It’s a very old Russian tradition for married women to wear one braid and unmarried women to wear two, too! The two braids were normally wrapped around the head. I mean of course to comment that braiding is by no means culturally specific to the Peruvian Andes. As far as I know the oldest artifacts depicting hair braiding come from what is now Europe.

    • Bella says...

      Interesting comments. The point is, seeing that two braids is a traditional hairstyle with a long history, and with different meanings associated with length, decorations, styling, etc, I think it is wrong to name them after a white man (nothing against Willie Nelson himself, though).

  9. Amy says...

    Perk #4: Not having to herd three kids out the door most mornings! Life is pretty chill these days in that sense, at least.

  10. Erin says...

    HA! I thought I was the only one doing Willie Nelson braids!

    If so many of us enjoy them in secret, how did we decide that they weren’t appropriate for daily life BCV? Clearly that’s part of society that needs to change!

    • Lauren says...

      Yes! I’ve been wearing braids most days and wonder, why does this have to be only for children? It is so pretty, so practical, so easy!

    • Sasha L says...

      I’ve always considered braids as the de facto hairdo for women (with long hair at least) who care for children or do any kind of manual labor. Hair down just gets in the way otherwise. I wear them a lot – childcare, yoga, doula work, gardening, hiking and just general ease of life. As much as I love Willie Nelson though, I think of them as Ina May Gaskin braids.

  11. Grace says...

    I’m rediscovering so many great chip flavors like sour cream and onion Pringles. BBQ Kettle chips are also amazing and disappear within 48 hours.

  12. celeste says...

    Haha, did the comfort food thing the first week or two but otherwise can’t relate.

  13. Mallory says...

    Just braided my hair into pigtails for the first time in a decade. Thanks!

  14. MariaE. says...

    Love this! Willie Nelson Braids team here!!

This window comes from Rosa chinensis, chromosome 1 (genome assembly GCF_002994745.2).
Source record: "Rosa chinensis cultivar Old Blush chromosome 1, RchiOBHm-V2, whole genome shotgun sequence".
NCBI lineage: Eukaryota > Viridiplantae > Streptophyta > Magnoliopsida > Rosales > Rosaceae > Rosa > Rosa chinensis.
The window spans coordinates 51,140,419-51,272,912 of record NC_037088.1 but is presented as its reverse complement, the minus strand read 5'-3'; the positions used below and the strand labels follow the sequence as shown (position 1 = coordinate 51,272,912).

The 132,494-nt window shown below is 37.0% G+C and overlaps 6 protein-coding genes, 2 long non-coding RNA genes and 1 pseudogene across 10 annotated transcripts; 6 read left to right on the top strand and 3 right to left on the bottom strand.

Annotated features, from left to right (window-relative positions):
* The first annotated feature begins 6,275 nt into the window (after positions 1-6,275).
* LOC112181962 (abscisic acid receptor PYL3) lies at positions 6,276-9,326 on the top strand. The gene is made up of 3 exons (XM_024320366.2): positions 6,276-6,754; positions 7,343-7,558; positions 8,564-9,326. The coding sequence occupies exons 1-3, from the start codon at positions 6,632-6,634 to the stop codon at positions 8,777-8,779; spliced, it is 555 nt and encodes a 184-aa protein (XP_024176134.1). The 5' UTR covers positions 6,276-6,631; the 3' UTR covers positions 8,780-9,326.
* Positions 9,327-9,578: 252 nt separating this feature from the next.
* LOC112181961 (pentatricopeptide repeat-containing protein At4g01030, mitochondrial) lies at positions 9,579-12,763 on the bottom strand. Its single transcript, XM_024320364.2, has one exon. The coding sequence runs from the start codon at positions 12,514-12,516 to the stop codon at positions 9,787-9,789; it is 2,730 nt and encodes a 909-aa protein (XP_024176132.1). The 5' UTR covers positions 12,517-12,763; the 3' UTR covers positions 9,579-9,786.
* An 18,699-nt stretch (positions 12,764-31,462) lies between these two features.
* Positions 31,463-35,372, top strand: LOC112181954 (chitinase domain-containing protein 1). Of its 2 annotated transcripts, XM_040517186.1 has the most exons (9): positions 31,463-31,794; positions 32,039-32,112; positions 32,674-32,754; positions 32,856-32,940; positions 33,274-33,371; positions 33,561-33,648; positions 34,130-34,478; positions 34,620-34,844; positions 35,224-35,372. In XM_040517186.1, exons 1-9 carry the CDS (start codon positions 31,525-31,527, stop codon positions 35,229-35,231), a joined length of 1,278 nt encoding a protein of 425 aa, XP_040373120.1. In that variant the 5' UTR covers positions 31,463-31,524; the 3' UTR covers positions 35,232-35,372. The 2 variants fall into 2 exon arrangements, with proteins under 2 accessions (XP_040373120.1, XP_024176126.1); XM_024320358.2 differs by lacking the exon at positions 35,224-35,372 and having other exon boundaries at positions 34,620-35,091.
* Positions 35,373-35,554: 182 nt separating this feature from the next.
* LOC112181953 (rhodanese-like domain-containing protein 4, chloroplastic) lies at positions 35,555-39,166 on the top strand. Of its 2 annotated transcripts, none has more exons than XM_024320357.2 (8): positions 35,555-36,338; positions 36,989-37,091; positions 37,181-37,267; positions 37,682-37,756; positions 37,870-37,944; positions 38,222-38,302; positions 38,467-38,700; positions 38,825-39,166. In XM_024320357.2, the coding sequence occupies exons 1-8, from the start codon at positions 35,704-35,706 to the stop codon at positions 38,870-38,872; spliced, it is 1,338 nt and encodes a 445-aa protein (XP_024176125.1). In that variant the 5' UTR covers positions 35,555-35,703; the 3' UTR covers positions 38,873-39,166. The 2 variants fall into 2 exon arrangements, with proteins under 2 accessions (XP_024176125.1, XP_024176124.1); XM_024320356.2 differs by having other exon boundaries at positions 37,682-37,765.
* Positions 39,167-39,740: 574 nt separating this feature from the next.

• Anne St.Jean says...

      I’ve had my hair in a pixie cut or a bob for the last seven years and just got it to my shoulders for the first time in forever, so I’m VERY EXCITED about the braids. Braids for days.

  15. Jenny says...

    Imagine what would happen if we were allowed to be comfortable in our bodies as much as we wanted, even when other people were around. Maybe this is the start of that world, where women don’t have to perform as much.

    • Beth says...

      I so totally agree!!! Not shaving, not wearing makeup, enjoying my body in whatever clothes feel comfortable seems like a good way to live.

      I put curl cream and texture spray in my hair yesterday for the first time in two months and my loving husband told me in bed that night that he missed my smell and hated the fake way my hair smelled. He loves me without the daily fuss and so do my kids. Why do I feel like the rest of the world treats me so differently with or without makeup? It’s almost like I don’t feel as visible in public unless I’m made up. Makes me really think hard about what I do to please others!

  16. Amanda says...

    This hits too close to home- currently braless with super hot Willie Nelson braids. Did I mention that I ate brownies out of the pan for breakfast?!?

    • Megan says...

      You are doing quarantine RIGHT, Amanda!

  17. CS says...

    Haha! Yes, “comfort food bonanza” has been my go-to perk!

  18. Veronica says...

    I must say, I love that no one can see my breakouts (even if some of them do seem to be mask induced).

  19. Allie says...

    In for the Willie Nelson braids!

  20. Grace says...

    Now I’m questioning cutting my hair. I could really go for some Willie braids right about now.

  21. Amanda says...

    I would also add:

    Quality time with my pets
    MUCH shorter commute ;)
    More time to try new recipes

    But oh how I long to hug my friends again…